OnLive Games

So here’s where things get a bit special. As we mentioned earlier, games that you have already purchased as an OnLive customer will be available to play on your tablet. So you’ll be able carry on your gaming session in your bedroom from the point you left it, if you’ve been booted out of the living room so someone can use the TV. While a similar feature is set for the PlayStation Vita and the PlayStation 3, this hook up will only be limited to a few games to start with, while OnLive promises this for its entire catalogue.

The first game we got to take a look at was tower defence game, Defense Grid. Already available on OnLive, developer Hidden Path has added touchscreen controls allowing you to interact, pinch and zoom as you would expect on a tablet device. More impressively though, was our look at OnLive versions of Batman: Arkham City and Assassin's Creed Revelations running smoothly and lag-free on both the Samsung Galaxy Tab 10.1 and Apple iPad 2. While game loading times felt a little long, with the universal controller in hand, there wasn't anything drastically different from our experiences when playing via the MicroConsole on a TV even without the full HD image quality.

The best was saved for last,and while we weren’t allowed any play time with it, OnLive teased us with a full version of LA Noire optimized for touch gesture control. OnLive worked closely with Rockstar to make it a reality and while we didn’t get confirmation of a release date, an LA Noire Touch launch is imminent.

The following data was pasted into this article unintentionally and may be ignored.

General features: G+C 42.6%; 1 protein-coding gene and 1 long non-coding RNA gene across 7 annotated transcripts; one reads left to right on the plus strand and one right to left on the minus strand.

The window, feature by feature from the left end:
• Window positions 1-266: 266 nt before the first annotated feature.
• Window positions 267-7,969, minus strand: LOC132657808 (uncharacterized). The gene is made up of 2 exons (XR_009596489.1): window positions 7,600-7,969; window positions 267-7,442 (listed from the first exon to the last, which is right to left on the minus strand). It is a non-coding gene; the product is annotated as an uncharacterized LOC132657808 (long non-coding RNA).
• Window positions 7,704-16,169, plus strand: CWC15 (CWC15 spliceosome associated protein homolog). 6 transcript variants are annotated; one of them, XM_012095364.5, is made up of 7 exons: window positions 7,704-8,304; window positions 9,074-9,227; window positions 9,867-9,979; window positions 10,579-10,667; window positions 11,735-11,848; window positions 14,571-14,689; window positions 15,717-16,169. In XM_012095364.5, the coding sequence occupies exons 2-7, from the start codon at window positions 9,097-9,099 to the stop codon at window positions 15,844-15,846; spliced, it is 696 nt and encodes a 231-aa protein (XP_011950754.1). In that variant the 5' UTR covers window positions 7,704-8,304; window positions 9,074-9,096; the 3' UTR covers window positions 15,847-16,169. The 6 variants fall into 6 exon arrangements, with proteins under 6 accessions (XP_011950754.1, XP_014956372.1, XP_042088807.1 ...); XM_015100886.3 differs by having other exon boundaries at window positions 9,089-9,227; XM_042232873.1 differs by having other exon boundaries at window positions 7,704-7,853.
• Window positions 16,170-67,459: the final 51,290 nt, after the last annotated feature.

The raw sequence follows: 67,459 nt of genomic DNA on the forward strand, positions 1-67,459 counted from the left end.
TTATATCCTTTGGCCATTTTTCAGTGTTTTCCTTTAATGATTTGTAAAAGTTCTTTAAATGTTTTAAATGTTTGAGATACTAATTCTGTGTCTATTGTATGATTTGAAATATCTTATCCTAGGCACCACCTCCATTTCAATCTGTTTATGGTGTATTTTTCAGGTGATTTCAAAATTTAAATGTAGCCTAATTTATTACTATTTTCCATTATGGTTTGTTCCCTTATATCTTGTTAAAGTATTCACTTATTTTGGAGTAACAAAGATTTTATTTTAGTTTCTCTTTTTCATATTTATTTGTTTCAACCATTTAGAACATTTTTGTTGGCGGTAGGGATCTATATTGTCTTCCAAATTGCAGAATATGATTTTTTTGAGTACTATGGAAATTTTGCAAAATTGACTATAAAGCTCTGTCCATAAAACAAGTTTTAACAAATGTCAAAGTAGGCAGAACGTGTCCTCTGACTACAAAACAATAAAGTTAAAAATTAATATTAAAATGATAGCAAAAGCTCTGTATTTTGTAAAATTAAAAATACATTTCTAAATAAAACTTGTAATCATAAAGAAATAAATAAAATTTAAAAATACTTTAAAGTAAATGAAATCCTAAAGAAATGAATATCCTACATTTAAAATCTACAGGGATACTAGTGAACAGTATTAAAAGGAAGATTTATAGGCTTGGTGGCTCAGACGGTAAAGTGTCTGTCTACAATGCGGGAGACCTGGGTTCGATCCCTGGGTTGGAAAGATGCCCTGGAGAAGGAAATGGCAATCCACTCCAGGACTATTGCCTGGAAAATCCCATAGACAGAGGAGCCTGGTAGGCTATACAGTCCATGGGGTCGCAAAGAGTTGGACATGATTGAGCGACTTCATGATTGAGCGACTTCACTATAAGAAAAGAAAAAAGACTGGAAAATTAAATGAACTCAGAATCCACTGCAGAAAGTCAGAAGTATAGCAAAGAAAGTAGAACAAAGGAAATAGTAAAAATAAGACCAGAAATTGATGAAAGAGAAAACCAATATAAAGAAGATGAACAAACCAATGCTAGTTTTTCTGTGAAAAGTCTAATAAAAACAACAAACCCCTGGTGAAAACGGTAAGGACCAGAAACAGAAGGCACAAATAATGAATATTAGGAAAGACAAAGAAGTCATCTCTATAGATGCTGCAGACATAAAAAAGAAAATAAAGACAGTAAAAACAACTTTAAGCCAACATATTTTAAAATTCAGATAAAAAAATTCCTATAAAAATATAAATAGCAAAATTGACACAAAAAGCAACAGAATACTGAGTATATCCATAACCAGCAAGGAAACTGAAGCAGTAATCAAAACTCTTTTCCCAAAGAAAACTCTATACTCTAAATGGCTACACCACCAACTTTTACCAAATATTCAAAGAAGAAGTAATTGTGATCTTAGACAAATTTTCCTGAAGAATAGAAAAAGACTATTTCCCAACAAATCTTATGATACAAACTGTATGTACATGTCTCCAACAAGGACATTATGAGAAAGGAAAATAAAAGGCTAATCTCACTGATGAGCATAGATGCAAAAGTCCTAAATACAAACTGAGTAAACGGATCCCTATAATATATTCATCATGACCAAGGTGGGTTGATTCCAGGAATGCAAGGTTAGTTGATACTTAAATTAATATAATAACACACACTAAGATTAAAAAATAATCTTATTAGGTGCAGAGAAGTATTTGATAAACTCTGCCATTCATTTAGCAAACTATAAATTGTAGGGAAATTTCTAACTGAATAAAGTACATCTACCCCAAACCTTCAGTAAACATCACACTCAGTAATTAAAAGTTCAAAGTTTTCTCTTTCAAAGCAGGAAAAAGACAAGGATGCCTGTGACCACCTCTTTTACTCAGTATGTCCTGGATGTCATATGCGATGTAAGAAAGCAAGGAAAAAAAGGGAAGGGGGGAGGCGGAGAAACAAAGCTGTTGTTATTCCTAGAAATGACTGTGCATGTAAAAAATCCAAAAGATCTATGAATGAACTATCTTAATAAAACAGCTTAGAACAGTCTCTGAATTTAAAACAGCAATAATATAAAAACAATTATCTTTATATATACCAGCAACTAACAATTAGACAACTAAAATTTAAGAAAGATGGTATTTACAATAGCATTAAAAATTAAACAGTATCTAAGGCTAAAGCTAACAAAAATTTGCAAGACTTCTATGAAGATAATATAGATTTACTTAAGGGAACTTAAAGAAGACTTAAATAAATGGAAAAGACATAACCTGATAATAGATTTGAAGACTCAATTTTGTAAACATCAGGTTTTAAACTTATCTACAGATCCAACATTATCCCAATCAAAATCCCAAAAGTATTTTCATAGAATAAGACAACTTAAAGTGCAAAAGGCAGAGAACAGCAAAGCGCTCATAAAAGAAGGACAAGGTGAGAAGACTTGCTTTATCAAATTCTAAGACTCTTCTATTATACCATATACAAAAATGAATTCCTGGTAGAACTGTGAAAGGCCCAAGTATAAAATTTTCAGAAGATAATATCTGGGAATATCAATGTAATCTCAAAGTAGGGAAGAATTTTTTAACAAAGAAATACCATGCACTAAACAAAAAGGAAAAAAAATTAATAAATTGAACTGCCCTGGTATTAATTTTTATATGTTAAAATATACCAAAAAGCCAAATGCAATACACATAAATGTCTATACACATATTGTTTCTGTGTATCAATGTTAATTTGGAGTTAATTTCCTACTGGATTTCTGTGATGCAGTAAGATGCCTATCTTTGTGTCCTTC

OnLive iPad price

The OnLive iPad app and Android app will be free to download, while usual OnLive pricing will apply for games. If you’ve already bought a copy of a game, you'll only need that copy to access it across all your OnLive-enabled devices. When you've download the app, you’ll also get a copy of Lego Batman for free to kick off your OnLive tablet action.

The OnLive universal controller will be priced at around £39.99 and includes the dongle to sync to your tablet, and the rechargeable battery pack.

OnLive iPad UK release date

The OnLive Android app is available to download now with the OnLive iPad version awaiting approval by Apple. The wireless controller is available to buy in the US now with a UK launch set to follow at a later date.

In the future, there are already plans to bring OnLive to smartphones in the UK and for those of you fortunate to be in the US, the OnLive app will already be available on LTE with a bandwidth requirement of just 500kpbs. Over in Blighty, we will have to wait until 4G lands on these shores as the guys at OnLive believe that 3G still has quite high latency issues.

We hope to have a full review of OnLive on the iPad and Android, so make sure you stay tuned to T3.com.

What is a hands on review?

'Hands on reviews' are a journalist's first impressions of a piece of kit based on spending some time with it. It may be just a few moments, or a few hours. The important thing is we have been able to play with it ourselves and can give you some sense of what it's like to use, even if it's only an embryonic view.